So when I was there we all had this shiny bright enthusiasm in 1983 under the leadership of Governor Hughes that we would put together the teamwork. And Ronald Reagan, believe it or not, was the one that mentioned the restoration of the Bay in the State of the Union Address in January 1984, and funded $30 million over three years to make the program work, and put together the Bay program under the EPA.
So eventually there were very specific goals set, but not initially. And those goals were set specifically later on under previous agreements, but that was all voluntary. And over the decades the states failed to meet these goals and these agreements. Harshly failed. And no penalties were assessed by the EPA, even though the Bay’s waters remained in violation of the Clean Water Act. Basic standards for clean water. And so finally, the EPA, under a lawsuit settlement, forced the states with mandatory reductions in key pollutants, the nutrients that enriched the waters and deprive oxygen in water, and kill our living resources, and smother oyster beds of phosphorus and nitrogen, which are nutrients, and sediment, dirt, that smothers our living organisms. They set goals for every–not goals, but hard caps for each jurisdiction in the Bay; all the way to New York, West Virginia, Maryland and Virginia, Pennsylvania, Delaware, District of Columbia. And they had exact poundage down for the settlement, for the nitrogen and phosphorus. Each state was allowed–broken down even by counties.
And that was set in 2010. The states knew this was coming, because they already had numeric goals. They agreed to under a previous agreement in 2000, and they failed to meet those. Now they’re supposed to meet these goals by 2017, two years ago, or face penalties. And the states failed really radically poorly in the terms of nitrogen, one of the key pollutants, the most expensive to get rid of. They were only halfway towards the goal that was set. And the law means that EPA was supposed to take actions. And under both President Obama and this current president they failed to take any action to penalize the recalcitrant states.
And so now we’re in this twilight zone with the Trump administration undercutting all our laws, trying to totally defund the Bay cleanup effort and stop all enforcement of where we’re seeing our living resources die out and where we’re seeing so many problems in the bay.
MARC STEINER: So, Kathy–I’m going to Kathy here, before I go back to Fred. And I just want to be clear for our viewers that when we mention these states we’re talking about the Chesapeake Bay watershed. And that watershed goes all the way up to New York State, through Pennsylvania, West Virginia, Virginia, Delaware, and Maryland. Did I leave anybody out?
KATHY PHLLIPS: And Washington, D.C.
MARC STEINER: And Washington, D.C. Thank you, Kathy. Sorry. And so that’s–when we talk about the other states, they’re all responsible for what’s happening here in the Chesapeake Bay, because even though we have our state boundaries, those are political boundaries. They have nothing to do with the realities of existence when it comes to our our bays and waters and waterways.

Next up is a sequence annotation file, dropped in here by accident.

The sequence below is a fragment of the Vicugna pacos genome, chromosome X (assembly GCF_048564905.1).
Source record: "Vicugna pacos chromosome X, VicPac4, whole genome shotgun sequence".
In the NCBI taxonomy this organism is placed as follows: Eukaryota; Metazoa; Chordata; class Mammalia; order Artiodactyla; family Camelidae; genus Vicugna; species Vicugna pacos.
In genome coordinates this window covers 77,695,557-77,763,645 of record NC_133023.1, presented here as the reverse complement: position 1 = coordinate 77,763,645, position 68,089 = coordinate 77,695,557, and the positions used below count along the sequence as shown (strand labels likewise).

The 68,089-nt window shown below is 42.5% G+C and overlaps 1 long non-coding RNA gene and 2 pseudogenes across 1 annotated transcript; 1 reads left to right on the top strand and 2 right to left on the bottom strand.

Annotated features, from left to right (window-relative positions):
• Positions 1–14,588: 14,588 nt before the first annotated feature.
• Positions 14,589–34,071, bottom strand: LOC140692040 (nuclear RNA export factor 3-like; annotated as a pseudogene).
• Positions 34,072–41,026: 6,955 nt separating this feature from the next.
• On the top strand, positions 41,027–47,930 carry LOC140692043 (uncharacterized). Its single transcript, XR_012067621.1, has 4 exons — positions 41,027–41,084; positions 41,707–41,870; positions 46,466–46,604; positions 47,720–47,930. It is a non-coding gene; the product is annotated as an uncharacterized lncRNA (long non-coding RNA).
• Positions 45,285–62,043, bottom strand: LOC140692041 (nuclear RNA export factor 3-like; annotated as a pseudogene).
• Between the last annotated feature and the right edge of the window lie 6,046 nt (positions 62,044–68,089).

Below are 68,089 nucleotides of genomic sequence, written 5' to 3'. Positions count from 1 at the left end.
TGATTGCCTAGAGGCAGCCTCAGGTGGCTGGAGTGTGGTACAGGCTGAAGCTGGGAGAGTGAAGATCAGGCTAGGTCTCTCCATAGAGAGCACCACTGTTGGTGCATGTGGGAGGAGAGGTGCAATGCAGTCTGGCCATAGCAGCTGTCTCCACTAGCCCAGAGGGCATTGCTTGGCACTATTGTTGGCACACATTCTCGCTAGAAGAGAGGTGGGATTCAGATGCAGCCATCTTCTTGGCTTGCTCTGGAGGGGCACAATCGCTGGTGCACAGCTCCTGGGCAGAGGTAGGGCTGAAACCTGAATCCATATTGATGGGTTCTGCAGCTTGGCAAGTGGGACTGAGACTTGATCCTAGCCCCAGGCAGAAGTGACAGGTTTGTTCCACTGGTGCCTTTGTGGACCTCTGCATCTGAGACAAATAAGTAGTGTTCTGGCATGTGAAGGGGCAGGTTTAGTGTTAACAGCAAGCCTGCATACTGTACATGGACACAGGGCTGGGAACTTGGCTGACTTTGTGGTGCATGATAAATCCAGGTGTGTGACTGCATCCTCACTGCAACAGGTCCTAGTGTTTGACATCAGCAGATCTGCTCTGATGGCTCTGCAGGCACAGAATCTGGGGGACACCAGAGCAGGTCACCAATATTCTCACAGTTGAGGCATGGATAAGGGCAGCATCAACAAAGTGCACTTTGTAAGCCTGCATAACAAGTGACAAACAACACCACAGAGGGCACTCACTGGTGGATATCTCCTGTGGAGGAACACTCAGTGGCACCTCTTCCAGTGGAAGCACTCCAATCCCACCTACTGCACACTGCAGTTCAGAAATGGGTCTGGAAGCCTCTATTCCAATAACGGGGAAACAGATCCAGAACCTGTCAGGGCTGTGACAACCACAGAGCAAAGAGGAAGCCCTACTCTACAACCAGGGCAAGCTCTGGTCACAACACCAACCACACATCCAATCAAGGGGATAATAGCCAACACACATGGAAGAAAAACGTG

So let’s talk a bit about the politics of this. And Kathy, I’ll start with you. I want to go to Fred and we’ll come back to Gerald. The politics of–what happened? Why, after–whether it’s been 17 years since 2000, or whether it’s been 35 years since 1983, and everything in between. Why haven’t we been able to meet these goals? What’s the politics that’s blocking the health of the Bay? Because it’s politics, in many ways.
KATHY PHLLIPS: It’s just a lack of true leadership, and the willingness of our elected leaders to take a hard line, and take a stance that may not be that popular. I realize that our politicians need to be–you know, they desire to be reelected. So they need to make many segments of their constituency happy. But unfortunately, what happens to the Bay, you know, it doesn’t have that same voice. It doesn’t have the voice of of the industrial lobbyists, or the development lobbyists. And so it just kind of sits back there and has to take whatever decision is made by our elected leaders. And they are our elected leaders, and we vote them in. And you know, certainly myself, I’m sure Gerald, Fred, you, many others, we elected these leaders to help protect our bay and clean our bay.
I grew up with in the ’50s and ’60s sailing on the Bay with my dad, and always enjoyed being able to just jump overboard, anytime I wanted to, whatever creek we were in, wherever we were, and go for a swim. I would never do that now, and I wouldn’t advise anybody else to do that now. And that is really sad that it has been so many years, and we continue to decline. And I just put it straight back on our elected leaders, that they have not had the strength, the fortitude, the determination to clean this bay up.
And I also … it upsets me as an executive director of an environmental advocacy organization that time and time again I watch other environmental organizations instead of demanding and saying here here’s what has to be done, and so let’s meet that goal, more often than not it’s like, well, OK. How about if we just–we’ll cut this back, and we’ll cut this back a little bit, and we’ll start from here. We’ll start from the middle instead. And now when you begin to negotiate with everyone that you have to negotiate on to enforce these regulations, or put new regulations in, now you’re starting from the middle and working downward. And that’s–that’s just not the way to fix a problem. And it’s very obvious that it’s not the way to fix the Chesapeake Bay.